Review of God: The Failed Hypothesis by Victor Stenger (2007)

Victor Stenger makes an empirical investigation of the God Hypothesis and delivers a geek-fest of smack-down to the theory that God can be anything close to what most theists believe. From the outset, Stenger establishes a baseline of characteristics that the God(s) in his experiment will have, populated largely with the often-stated abilities and preferences of the Judeo-Christian God Yahweh.

A challenge is issued in the first chapter to those who say that science has no ability to test the claims of the religious realm. As Stenger points out, many of the most compelling reasons to believe in God are the very events and characteristics which lend themselves to empirical science. Actions such as prayer, design, and fine-tuning of the universe are taken on with a scientific eye, and what Stenger finds is that in each case, we find exactly the results we would expect to find in the absense of God. His arguments for fine tuning and cosmology are some of the strongest in the book and make for an excellent primer against those arguing strong anthropic stances or who are otherwise insistent that our current laws of nature, position and composition of our solar system, and indeed our very carbon-based nature are somehow fundamental and thus require the careful hand of a diety.

One-by-one, Stenger takes on each God-like proposition, greatly ignoring the 30s (omnipotence, omnipresence, omnibenevolence), which he rightly states don't really need to be posited in order to test the hypothesis. Only rarely does the author deviate from his empirical model, and even then, he does so only to offer an alternative explanation which is at least as likely as any put forward by a theist. Christian apologist William Lane Craigis a frequent target of Stenger's rebuttals.

This straight-forward book offers a investigation into the basic claims offered as proof of the existence of God, and Stenger handily refutes each and every point. I have no doubt apologists will find gaps in his presentation and will find his use of science to be the wrong tool for the job of exploring the mystical, but as Stenger points out, there is absolutely no legitimacy to the idea that science cannot investigate any falsifiable claims made by the religious. Very well argued with no wasted efforts anywhere in this book, Stenger delivers a four and one-half star rebuttal of the God Hypothesis.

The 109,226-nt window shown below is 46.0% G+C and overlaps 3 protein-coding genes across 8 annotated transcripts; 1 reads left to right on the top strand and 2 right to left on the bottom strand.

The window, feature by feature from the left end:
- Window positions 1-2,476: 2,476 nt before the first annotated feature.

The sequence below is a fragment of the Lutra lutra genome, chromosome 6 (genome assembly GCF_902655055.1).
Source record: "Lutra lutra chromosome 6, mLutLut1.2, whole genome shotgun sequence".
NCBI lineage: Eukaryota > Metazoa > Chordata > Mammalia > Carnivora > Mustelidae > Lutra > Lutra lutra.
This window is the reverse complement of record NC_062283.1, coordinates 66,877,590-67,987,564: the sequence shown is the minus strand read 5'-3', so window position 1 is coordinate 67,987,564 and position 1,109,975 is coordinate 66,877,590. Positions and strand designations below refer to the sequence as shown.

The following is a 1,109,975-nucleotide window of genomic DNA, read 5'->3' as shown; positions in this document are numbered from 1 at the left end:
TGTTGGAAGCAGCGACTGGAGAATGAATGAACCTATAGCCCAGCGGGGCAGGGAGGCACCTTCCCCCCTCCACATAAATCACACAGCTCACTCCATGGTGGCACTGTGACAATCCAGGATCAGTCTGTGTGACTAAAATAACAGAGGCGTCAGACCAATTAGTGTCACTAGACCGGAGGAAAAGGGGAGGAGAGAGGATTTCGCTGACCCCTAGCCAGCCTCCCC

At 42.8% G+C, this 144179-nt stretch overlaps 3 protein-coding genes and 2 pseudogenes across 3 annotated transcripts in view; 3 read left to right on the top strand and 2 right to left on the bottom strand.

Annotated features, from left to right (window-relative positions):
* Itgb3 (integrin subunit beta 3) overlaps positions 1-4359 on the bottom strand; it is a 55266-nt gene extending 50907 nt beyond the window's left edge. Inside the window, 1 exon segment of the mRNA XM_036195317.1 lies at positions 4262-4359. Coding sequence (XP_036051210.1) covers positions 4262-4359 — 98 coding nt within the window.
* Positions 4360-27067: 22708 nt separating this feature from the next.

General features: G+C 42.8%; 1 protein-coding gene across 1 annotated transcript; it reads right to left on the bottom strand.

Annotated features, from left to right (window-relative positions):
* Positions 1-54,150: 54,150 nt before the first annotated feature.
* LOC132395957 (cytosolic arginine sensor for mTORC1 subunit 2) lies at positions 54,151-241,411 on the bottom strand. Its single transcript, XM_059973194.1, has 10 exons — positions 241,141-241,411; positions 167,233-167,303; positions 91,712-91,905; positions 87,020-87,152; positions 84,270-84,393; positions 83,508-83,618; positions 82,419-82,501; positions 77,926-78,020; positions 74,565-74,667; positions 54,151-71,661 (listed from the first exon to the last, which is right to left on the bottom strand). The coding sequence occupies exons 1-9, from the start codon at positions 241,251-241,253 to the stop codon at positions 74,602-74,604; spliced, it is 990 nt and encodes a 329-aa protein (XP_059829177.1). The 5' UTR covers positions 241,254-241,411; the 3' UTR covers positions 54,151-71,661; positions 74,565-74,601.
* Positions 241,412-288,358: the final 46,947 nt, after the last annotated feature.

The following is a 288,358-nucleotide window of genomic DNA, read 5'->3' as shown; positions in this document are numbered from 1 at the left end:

(posted on my blog:, if you want to read more of my religion/atheism/science book reviews, visit the Book Reviews section of my blog)

Views: 45

Comment by Dave G on May 18, 2009 at 1:07pm
Read this last year, a fairly good book.
Comment by Jim Turner on May 18, 2009 at 3:17pm
I ordered this a few days ago, looking forward to reading it. I get the impression that Dawkins does a better job of debunking god(s) in The God Delusion - I'll let you know after I've read it.
Comment by Dave Nichols on May 18, 2009 at 4:29pm
I think Stenger's arguments and presentation compare pretty well to Dawkins. Dawkins takes on pretty much all possible considerations of God(s) and I thought debunked them really well for most any reader. Stenger takes a bit of a different tack, actually exploring the argument empirically as a scientific investigation, and I thought he did a similar good debunking for most any reader. Stenger's version is more geekified in that you kinda have to understand the scientific method and understand why it is both important and applicable to the discussion, so he may alienate some potential readers a bit. But still, his version is straightforward and hard to argue with. I think you'll enjoy it if you appreciate the arguments in God Delusion.

I've just received a copy of Stenger's latest book, Quantum Gods, where he takes on more versions of God than just the Judeo-Christian one he focused on in God: The Failed Hypothesis. Looking forward to digging into it this evening.
Comment by Dave G on May 18, 2009 at 4:42pm
Quantum Gods, hmm? I'll add it to my to read list.
Comment by Dave Nichols on May 19, 2009 at 9:11pm
Just to follow up, I read Quantum Gods. Short thoughts: Not as good as Failed, didn't enjoy it nearly as much. However, as I explain in my review of it (here), this may be due to the basic quantum introduction (which I didn't need) as well as having read it too soon after Failed. Not a bad book, just not the book I hoped for when ordering.


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